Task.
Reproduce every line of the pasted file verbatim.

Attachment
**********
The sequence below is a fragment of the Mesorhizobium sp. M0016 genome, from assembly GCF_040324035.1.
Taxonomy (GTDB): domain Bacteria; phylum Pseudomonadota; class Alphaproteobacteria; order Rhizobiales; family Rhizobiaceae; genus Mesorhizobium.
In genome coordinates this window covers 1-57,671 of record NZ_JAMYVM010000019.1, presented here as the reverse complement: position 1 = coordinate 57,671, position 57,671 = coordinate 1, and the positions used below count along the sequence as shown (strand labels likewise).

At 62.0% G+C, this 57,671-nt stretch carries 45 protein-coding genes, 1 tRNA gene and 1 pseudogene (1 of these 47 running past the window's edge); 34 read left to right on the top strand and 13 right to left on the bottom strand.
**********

The sequence below is a fragment of the Mesorhizobium sp. M0016 genome, from assembly GCF_040324035.1.
Taxonomy (GTDB): domain Bacteria; phylum Pseudomonadota; class Alphaproteobacteria; order Rhizobiales; family Rhizobiaceae; genus Mesorhizobium.
In genome coordinates this window covers 1-57,671 of record NZ_JAMYVM010000019.1, presented here as the reverse complement: position 1 = coordinate 57,671, position 57,671 = coordinate 1, and the positions used below count along the sequence as shown (strand labels likewise).

At 62.0% G+C, this 57,671-nt stretch carries 45 protein-coding genes, 1 tRNA gene and 1 pseudogene (1 of these 47 running past the window's edge); 34 read left to right on the top strand and 13 right to left on the bottom strand.